So after months and months of not doing a wrap-up and being caught up with our new business, we’ve decided to stop abandoning this blog (yay!) Although I’m behind on my reading challenge at the moment, I read more books this month than I thought I did! Some let me down but I also found another all time favourite so it was worth it. So without further ado, here’s the books I read this month and what I thought about them. 

A Dance with Dragons 2: After the Feast by George R.R. Martin

So I’ve finally caught up with the ASOIAF series! This isn’t a quick read series or even a happy series (it has more death than a graveyard) but the amount of magic and world building in these books is hard to beat. I don’t watch the show anymore but these books more than make up for it! The unfortunate thing about catching up is that I now have to wait like everyone else for the next book. Wish me luck.

The Princess Saves Herself in this One by Amanda Lovelace

I have wanted to pick up this book of poetry for ages and then a miracle happened when I won a copy in a giveaway! I follow Amanda on Twitter and she seems like the most beautiful person so I just knew this would come across in her book. Her poems are raw and real, heartbreaking but beautiful. As the title suggests, this is the story of a princess who saves herself, a damsel who becomes queen, a girl who picks herself up. I also loved the size of this book as poetry books can definitely be too sparse.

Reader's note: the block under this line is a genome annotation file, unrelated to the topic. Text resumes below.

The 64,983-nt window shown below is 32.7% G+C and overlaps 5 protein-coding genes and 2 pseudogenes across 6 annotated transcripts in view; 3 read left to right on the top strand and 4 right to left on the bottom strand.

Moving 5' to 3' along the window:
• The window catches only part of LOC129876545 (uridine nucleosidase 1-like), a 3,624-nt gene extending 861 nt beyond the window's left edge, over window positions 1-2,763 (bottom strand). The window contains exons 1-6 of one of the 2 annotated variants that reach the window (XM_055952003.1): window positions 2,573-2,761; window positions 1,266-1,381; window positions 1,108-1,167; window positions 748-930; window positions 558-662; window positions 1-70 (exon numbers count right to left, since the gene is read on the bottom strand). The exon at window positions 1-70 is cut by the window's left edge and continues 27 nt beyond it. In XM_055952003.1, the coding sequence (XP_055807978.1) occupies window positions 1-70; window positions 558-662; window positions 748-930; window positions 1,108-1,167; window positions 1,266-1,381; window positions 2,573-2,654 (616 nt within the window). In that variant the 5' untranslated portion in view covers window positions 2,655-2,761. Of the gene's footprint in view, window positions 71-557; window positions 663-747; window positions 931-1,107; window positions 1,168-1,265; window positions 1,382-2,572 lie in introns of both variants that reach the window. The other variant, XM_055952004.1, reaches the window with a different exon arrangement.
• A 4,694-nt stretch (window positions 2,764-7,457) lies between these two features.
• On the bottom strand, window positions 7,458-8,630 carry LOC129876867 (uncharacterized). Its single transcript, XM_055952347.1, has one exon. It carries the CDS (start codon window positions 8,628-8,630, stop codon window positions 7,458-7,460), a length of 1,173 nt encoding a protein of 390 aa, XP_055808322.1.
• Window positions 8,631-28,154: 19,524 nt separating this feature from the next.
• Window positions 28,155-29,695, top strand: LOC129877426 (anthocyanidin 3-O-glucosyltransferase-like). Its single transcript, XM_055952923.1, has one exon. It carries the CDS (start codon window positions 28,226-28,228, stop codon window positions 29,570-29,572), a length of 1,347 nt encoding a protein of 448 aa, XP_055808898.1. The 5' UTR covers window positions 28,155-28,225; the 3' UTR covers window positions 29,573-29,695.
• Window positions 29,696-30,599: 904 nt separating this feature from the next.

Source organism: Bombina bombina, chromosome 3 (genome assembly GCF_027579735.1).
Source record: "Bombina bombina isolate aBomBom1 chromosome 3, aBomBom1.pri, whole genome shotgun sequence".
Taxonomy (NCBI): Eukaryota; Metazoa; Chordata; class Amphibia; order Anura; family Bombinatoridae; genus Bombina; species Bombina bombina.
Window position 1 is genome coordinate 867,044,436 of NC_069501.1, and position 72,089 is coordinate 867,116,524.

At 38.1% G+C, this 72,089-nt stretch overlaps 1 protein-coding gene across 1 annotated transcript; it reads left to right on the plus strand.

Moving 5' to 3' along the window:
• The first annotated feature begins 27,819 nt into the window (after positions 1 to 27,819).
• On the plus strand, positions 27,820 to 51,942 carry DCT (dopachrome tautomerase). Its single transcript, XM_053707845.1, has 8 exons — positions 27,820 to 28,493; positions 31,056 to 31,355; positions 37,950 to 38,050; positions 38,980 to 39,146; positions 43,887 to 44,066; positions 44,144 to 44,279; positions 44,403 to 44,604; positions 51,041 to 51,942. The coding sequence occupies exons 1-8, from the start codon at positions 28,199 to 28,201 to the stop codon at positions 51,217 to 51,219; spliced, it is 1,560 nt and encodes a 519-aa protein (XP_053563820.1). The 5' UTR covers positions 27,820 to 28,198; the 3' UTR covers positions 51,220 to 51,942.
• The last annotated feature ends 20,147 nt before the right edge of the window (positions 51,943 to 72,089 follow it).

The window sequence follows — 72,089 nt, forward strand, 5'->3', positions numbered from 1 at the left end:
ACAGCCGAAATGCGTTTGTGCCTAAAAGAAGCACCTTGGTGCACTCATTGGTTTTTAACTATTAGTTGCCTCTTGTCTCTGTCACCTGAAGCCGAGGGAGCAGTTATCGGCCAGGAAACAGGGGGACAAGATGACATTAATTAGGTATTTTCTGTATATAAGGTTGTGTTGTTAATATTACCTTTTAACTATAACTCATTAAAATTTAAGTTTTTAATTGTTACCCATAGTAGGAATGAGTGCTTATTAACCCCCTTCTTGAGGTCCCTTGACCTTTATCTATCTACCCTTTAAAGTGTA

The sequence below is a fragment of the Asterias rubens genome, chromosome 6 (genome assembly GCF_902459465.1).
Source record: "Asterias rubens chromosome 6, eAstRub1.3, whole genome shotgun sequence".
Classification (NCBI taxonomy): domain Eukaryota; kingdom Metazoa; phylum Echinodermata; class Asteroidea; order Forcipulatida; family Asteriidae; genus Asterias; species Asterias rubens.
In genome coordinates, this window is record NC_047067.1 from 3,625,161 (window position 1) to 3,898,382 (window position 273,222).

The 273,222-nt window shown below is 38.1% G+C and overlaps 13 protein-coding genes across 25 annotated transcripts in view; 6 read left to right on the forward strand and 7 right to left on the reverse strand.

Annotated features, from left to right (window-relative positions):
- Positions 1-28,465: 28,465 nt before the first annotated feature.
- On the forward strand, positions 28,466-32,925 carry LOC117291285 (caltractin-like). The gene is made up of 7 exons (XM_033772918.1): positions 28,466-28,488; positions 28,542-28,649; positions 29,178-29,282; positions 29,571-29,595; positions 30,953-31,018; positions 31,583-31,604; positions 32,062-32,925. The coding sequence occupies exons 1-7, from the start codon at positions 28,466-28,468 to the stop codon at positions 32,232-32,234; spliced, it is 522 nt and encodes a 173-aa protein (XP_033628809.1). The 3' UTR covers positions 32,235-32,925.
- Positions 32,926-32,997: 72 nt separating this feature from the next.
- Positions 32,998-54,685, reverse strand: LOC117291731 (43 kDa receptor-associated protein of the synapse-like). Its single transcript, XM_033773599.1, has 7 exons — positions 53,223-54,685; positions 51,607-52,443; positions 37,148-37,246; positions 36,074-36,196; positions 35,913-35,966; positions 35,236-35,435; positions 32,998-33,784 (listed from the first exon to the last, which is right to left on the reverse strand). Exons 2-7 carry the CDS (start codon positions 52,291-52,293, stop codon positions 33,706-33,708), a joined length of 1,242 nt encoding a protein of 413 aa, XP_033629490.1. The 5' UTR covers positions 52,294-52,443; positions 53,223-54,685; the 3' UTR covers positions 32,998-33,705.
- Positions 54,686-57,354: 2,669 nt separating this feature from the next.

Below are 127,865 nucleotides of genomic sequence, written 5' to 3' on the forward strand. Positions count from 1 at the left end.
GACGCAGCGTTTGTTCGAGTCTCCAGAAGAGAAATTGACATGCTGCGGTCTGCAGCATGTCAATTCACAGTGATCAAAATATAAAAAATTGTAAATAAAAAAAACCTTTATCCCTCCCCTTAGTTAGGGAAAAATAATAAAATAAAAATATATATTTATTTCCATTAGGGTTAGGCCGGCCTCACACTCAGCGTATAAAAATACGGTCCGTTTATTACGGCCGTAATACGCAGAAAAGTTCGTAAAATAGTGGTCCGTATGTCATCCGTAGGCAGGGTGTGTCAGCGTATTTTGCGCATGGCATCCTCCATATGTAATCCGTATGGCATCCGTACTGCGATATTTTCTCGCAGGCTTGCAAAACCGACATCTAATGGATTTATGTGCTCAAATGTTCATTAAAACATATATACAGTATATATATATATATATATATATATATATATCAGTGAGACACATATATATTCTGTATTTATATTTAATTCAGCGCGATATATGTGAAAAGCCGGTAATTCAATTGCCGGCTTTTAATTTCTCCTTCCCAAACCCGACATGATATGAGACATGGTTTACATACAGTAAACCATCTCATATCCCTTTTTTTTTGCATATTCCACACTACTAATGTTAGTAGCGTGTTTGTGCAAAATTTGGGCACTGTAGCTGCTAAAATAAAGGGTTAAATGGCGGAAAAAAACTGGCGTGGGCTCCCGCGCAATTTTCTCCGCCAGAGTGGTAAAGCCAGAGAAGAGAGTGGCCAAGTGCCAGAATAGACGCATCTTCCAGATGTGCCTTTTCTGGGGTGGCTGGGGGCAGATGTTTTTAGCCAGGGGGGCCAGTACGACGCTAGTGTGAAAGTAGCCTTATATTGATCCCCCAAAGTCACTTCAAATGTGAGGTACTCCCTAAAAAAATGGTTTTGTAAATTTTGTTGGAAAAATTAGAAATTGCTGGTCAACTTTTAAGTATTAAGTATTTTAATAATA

P.S. I Still Love You & Always and Forever, Lara Jean by Jenny Han

The second and third instalment in the Lara Jean trilogy. I read the first book in April after hearing about it being a cute little contemporary with a Korean American protagonist and it didn’t disappoint. They are your typical coming-of-age stories but with beautiful scenes between Lara and her family as she deals with future plans and a more than complicated love life. I would definitely recommend this series as they are quick and perfect for the summer. 

Idiot Verse by Keaton Henson

For those who didn’t know, Keaton Henson is a very talented singer/songwriter who also happens to do a bit of art and poetry on the side. When I heard about this book, I ordered it immediately and finished it in just a few minutes (it’s very short and a few pages are dedicated to his own illustrations.) Despite being a huge fan of his, unfortunately this book of poetry just didn’t resonate with me but don’t let this put you off as I believe poetry is subjective and others may love it! Plus, look at that cover art.
Station Eleven by Emily St. John Mandel

I am a HUGE sucker for post apocalyptic stories even though they have been done almost to death (har har.) This book has been on my shelves for about a year and the other day I decided to pick it up and ended up reading it in one sitting and it has become a new favourite of mine. This isn’t an action-packed novel, it hardly even has a plot but it is about the characters and how they have survived and kept going since the world ‘ended.’ It shows how humanity rebuilds and how nature reclaims its domain and this is everything I’ve been looking for in a book.